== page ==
Not too long ago, the Chesapeake Bay and Pacific Northwest’s oyster populations were almost completely eradicated by disease and overfishing, (NOAA, 2019). What both of those regions realized too late is that the cost and time required to restore a wild oyster population goes up dramatically after the oysters are wiped out. It has taken the Pacific Northwest nearly 40 years to start to see significant results of replenishing their wild oyster population (Puget Sound Institute, 2019).

Unfortunately, South Carolina is currently flirting with the same outcome as those two famous oyster regions. All it takes is one major event, like a hurricane or disease outbreak, to completely wipe out the population leading to decades of expensive rebuilding. That is why it is
crucial to practice preventative restoration rather than the forced restoration that happens after the damage is done.

Currently, there are four mariculture farms in the state. This cutting-edge technique was introduced to the state in 2013 when the first permit was granted. Lady Island Oyster Company, Lowcountry Oyster Company, Barrier Island Oyster Company, and May River Oyster Company take up a total of 35 acres of waterways. In comparison, the number of private docks on the Stono River take up 110+ acres of waterways.

The Permitting process


The permitting process for mariculture farms goes through three government agencies before a permit and lease is granted: SCDNR, OCRM, and the Army Corps of Engineers. The process, from start to finish, takes approximately two years. Out of pocket expenses to go through the permitting process is anywhere from eight to ten thousand dollars which is non-refundable even if the permit is not issued. The process is as follows: 

  1. Request a joint shellfish mariculture application package from SCDNR. 
  2. It is highly recommended that you consult with SCDNR Office of Shellfish Management before completing your application package. Call (843) 953-0126 to schedule a consultation. 
  3. Complete the application and all required attachments. 
  4. Submit application with $25 non-refundable application fee to SCDNR. 
  5. Provide any additional information that SCDNR may request upon review of your application materials. 
  6. After initial approval, which includes determination of eligibility and availability of the proposed location, SCDNR will send your application package to OCRM and USACE. 
  7. If your proposal qualifies for general permits from OCRM and USACE, SCDNR will notify you of conditional approval. Once SCDNR grants conditional approval you will be required to place a classified ad for three weeks in a paper of general circulation in your county. After the advertising period, provide proof of advertising to SCDNR Marine Permitting office. This advertising also satisfies the OCRM advertising requirement. Do not initiate this advertising until instructed by SCDNR.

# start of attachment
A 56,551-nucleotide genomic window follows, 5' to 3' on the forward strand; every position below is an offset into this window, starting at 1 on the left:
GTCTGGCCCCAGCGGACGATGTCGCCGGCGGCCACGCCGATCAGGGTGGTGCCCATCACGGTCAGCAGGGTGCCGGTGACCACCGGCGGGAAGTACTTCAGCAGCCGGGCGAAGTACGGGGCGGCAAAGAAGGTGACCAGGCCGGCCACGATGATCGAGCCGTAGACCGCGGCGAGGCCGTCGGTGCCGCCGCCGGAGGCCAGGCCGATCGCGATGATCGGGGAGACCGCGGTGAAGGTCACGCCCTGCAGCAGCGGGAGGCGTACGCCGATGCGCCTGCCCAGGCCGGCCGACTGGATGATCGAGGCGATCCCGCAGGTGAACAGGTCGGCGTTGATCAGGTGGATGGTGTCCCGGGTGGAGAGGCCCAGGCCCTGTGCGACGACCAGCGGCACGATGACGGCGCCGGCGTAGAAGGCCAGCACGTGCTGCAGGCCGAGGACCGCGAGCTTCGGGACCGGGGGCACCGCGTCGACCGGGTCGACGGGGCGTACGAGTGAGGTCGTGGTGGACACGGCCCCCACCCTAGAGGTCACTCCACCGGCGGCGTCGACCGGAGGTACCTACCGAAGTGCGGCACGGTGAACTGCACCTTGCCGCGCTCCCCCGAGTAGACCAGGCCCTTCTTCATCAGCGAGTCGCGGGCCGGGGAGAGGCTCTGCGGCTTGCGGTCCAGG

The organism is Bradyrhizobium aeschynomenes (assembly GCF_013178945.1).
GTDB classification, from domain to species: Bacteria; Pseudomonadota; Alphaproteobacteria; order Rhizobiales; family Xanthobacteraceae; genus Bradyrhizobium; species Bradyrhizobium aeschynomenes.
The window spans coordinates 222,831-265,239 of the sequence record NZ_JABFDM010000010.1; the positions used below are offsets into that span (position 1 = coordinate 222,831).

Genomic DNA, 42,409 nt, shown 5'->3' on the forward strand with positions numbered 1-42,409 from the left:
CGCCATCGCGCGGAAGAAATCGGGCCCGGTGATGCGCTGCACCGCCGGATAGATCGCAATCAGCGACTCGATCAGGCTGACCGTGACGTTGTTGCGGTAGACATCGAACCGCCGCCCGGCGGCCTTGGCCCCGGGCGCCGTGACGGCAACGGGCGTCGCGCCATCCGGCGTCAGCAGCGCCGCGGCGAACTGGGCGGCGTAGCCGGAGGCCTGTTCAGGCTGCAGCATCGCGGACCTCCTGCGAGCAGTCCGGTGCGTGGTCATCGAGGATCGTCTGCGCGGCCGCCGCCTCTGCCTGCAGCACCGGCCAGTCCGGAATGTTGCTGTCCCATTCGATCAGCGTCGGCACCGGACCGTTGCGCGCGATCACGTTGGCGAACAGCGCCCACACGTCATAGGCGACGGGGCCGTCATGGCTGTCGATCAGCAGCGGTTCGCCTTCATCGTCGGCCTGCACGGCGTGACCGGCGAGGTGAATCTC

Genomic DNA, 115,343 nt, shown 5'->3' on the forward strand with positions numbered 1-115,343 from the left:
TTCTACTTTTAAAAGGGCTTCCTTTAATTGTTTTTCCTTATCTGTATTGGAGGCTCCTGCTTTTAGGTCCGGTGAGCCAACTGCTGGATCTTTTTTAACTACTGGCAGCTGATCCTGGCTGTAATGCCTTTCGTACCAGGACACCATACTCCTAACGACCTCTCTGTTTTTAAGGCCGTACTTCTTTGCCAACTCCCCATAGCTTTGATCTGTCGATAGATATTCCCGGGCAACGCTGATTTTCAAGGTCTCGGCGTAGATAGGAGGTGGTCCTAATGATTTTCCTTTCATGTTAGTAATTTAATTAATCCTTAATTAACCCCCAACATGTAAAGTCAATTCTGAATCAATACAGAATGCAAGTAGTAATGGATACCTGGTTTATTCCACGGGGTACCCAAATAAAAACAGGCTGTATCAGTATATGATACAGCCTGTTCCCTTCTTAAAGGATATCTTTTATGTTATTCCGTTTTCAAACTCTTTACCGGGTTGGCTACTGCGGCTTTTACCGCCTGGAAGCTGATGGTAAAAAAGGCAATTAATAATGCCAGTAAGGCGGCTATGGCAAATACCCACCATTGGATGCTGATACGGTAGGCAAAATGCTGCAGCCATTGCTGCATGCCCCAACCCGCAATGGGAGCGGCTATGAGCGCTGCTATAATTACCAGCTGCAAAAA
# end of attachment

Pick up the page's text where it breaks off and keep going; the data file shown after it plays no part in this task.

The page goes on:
8. If your proposal does not qualify for general permits from OCRM and/or USACE you will be notified by those agencies. You will have the option for applying for individual permits from those agencies. Individual permits have additional fees and require more information. Applicants may wish to schedule an interagency meeting to discuss the permit and the permit requirements before proceeding. 
  9. SCDNR will not issue your final mariculture permit until it receives verification that you have been granted permits from OCRM and USACE, as well as completing the advertising requirement. When you receive your approval from USACE and OCRM, please call DNR to make an appointment to complete the permitting process. 
  10. SCDNR will create a permit map delineating your mariculture permit area. Your annual rent will be based upon the acreage of the permit area at $5/acre. The minimum billable acreage is 0.5 acres. You may have an approved permit smaller than this but it will be billed at 0.5 acres. The prorated first year’s rent must be received prior to issuing the permit. 
  11. If you qualify for general permits you may be able to complete the permitting process in about two months. If your proposal requires individual permits, the permitting process will take considerably longer, possibly 9-12 months.

In conclusion, South Carolina’s mariculture farms provide huge benefits to our state, all the while only taking up 35 acres of waterways. Oyster farming is the most regulated method of farming in the world. Any more regulations posed by the state legislature would shut out the stewards of our waterways.